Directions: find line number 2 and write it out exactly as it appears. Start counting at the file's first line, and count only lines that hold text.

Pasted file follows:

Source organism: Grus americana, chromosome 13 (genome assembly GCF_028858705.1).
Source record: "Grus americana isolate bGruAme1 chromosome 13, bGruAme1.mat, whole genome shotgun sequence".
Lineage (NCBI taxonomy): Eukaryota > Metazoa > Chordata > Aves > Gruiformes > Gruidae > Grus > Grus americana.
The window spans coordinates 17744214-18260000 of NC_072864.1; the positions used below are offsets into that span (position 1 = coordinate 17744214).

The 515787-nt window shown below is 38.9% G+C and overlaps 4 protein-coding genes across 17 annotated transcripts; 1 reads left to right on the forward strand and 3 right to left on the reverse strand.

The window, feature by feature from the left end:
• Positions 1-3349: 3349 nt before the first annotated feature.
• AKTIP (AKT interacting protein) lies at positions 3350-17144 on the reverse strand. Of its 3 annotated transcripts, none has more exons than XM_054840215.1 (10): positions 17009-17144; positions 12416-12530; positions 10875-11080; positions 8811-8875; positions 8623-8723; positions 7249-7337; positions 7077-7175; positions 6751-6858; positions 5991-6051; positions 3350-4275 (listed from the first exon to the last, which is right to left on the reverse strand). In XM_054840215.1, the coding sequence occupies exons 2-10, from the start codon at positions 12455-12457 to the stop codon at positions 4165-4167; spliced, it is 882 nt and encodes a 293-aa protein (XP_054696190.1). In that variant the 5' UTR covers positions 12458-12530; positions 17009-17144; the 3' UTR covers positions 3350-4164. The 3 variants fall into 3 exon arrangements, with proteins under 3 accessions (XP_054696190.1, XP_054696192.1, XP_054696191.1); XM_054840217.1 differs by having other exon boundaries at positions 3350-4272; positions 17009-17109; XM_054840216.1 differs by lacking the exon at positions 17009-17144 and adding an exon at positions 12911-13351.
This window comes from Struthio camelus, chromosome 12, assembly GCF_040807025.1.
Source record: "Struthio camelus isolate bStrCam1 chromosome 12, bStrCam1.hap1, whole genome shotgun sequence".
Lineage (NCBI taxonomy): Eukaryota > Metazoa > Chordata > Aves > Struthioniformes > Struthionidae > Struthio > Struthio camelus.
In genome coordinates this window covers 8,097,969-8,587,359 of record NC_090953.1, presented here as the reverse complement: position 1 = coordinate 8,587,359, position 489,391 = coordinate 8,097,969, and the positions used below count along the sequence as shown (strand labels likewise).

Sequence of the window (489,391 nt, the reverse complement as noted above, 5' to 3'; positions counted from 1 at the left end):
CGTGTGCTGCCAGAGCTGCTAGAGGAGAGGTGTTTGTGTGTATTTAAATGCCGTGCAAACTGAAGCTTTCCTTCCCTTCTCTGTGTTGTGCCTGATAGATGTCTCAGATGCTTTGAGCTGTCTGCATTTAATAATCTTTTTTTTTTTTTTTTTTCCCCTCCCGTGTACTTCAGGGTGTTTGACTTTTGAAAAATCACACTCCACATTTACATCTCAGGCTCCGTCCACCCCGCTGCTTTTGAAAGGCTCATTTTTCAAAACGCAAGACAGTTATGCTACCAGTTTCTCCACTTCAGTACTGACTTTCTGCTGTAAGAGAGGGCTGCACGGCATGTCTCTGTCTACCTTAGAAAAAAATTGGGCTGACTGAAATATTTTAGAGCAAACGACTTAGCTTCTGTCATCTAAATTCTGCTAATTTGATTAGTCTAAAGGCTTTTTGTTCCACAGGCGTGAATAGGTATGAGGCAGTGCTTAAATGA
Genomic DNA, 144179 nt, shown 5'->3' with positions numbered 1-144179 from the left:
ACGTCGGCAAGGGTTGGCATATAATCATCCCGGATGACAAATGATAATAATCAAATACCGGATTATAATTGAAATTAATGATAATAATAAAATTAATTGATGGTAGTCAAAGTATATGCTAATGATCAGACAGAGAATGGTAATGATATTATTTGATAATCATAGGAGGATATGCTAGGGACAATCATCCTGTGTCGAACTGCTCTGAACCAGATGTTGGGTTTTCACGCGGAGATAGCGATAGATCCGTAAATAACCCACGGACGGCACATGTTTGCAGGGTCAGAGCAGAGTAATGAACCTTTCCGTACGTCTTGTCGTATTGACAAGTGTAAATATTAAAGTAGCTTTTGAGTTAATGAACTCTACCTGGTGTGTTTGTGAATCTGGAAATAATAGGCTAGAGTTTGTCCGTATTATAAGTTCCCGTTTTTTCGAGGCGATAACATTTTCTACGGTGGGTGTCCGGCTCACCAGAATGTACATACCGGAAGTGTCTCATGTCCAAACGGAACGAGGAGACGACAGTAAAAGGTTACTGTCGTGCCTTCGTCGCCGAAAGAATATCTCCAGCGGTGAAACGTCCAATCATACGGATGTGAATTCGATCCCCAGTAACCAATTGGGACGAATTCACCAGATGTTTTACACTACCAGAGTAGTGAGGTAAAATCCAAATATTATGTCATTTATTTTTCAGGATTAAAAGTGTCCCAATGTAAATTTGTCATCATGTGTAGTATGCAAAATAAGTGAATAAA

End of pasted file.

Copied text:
Source record: "Grus americana isolate bGruAme1 chromosome 13, bGruAme1.mat, whole genome shotgun sequence".